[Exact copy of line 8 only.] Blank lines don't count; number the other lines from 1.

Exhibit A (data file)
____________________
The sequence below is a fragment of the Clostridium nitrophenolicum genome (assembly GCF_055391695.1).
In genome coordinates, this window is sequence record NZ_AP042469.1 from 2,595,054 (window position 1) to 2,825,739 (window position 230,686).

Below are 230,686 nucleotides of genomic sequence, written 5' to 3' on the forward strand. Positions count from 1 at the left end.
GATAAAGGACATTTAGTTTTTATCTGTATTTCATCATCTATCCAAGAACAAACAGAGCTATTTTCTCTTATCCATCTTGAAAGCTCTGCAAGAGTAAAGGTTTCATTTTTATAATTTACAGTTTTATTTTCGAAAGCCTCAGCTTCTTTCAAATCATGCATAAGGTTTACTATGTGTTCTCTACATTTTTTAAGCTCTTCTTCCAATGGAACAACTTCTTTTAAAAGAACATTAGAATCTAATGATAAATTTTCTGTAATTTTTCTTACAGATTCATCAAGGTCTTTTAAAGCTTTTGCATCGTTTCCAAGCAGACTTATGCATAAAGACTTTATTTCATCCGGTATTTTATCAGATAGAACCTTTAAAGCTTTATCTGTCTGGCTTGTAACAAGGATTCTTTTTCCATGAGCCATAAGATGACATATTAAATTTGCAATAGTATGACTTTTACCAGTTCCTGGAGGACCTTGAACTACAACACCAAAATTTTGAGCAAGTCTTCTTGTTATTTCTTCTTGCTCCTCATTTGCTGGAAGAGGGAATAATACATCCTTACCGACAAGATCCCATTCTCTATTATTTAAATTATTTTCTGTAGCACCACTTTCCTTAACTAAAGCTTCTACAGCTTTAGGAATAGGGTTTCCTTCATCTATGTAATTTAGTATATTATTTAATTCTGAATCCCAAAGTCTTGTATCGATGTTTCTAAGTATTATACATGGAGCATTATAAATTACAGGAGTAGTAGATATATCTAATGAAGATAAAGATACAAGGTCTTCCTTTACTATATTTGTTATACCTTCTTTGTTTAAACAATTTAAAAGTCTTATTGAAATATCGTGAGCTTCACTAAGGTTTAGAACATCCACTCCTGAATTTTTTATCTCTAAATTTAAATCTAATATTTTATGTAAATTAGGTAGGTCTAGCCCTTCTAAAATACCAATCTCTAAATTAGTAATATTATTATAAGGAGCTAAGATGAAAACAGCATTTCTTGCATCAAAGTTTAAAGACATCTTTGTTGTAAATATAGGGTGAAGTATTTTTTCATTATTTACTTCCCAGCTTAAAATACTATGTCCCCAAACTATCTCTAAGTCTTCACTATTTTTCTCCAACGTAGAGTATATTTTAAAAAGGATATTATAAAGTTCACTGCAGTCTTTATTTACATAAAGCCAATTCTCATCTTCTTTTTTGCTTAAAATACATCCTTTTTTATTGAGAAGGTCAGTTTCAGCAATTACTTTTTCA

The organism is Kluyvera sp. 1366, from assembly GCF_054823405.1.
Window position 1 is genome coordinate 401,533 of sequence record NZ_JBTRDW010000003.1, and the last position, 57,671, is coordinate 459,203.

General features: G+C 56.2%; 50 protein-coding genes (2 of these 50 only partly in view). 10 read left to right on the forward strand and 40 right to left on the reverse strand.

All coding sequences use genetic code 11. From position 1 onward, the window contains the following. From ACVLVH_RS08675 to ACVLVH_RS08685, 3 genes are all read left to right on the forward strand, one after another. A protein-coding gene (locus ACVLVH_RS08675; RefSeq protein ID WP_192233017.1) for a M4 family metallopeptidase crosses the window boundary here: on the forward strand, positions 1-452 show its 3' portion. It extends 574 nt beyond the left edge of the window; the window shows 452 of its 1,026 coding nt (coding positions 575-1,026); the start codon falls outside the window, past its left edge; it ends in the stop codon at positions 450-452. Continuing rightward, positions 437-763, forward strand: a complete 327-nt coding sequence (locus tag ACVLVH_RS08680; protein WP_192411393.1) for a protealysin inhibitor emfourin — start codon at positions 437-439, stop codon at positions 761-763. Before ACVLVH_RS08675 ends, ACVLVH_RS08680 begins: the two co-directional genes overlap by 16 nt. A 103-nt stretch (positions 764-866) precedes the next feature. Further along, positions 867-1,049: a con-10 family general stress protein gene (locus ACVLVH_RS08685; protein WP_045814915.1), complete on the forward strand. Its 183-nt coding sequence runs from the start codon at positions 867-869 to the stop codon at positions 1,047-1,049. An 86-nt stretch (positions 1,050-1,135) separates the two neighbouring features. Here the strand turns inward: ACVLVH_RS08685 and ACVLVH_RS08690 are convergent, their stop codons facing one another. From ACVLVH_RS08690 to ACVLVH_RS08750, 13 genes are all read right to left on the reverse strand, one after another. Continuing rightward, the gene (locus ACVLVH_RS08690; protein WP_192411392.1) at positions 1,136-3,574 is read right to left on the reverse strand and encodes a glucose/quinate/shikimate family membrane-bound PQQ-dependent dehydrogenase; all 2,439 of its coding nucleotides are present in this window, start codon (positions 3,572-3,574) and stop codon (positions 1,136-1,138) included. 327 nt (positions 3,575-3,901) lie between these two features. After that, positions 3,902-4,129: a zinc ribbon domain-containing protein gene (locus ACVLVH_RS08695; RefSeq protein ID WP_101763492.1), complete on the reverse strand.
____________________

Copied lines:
All coding sequences use genetic code 11. From position 1 onward, the window contains the following. From ACVLVH_RS08675 to ACVLVH_RS08685, 3 genes are all read left to right on the forward strand, one after another. A protein-coding gene (locus ACVLVH_RS08675; RefSeq protein ID WP_192233017.1) for a M4 family metallopeptidase crosses the window boundary here: on the forward strand, positions 1-452 show its 3' portion. It extends 574 nt beyond the left edge of the window; the window shows 452 of its 1,026 coding nt (coding positions 575-1,026); the start codon falls outside the window, past its left edge; it ends in the stop codon at positions 450-452. Continuing rightward, positions 437-763, forward strand: a complete 327-nt coding sequence (locus tag ACVLVH_RS08680; protein WP_192411393.1) for a protealysin inhibitor emfourin — start codon at positions 437-439, stop codon at positions 761-763. Before ACVLVH_RS08675 ends, ACVLVH_RS08680 begins: the two co-directional genes overlap by 16 nt. A 103-nt stretch (positions 764-866) precedes the next feature. Further along, positions 867-1,049: a con-10 family general stress protein gene (locus ACVLVH_RS08685; protein WP_045814915.1), complete on the forward strand. Its 183-nt coding sequence runs from the start codon at positions 867-869 to the stop codon at positions 1,047-1,049. An 86-nt stretch (positions 1,050-1,135) separates the two neighbouring features. Here the strand turns inward: ACVLVH_RS08685 and ACVLVH_RS08690 are convergent, their stop codons facing one another. From ACVLVH_RS08690 to ACVLVH_RS08750, 13 genes are all read right to left on the reverse strand, one after another. Continuing rightward, the gene (locus ACVLVH_RS08690; protein WP_192411392.1) at positions 1,136-3,574 is read right to left on the reverse strand and encodes a glucose/quinate/shikimate family membrane-bound PQQ-dependent dehydrogenase; all 2,439 of its coding nucleotides are present in this window, start codon (positions 3,572-3,574) and stop codon (positions 1,136-1,138) included. 327 nt (positions 3,575-3,901) lie between these two features. After that, positions 3,902-4,129: a zinc ribbon domain-containing protein gene (locus ACVLVH_RS08695; RefSeq protein ID WP_101763492.1), complete on the reverse strand.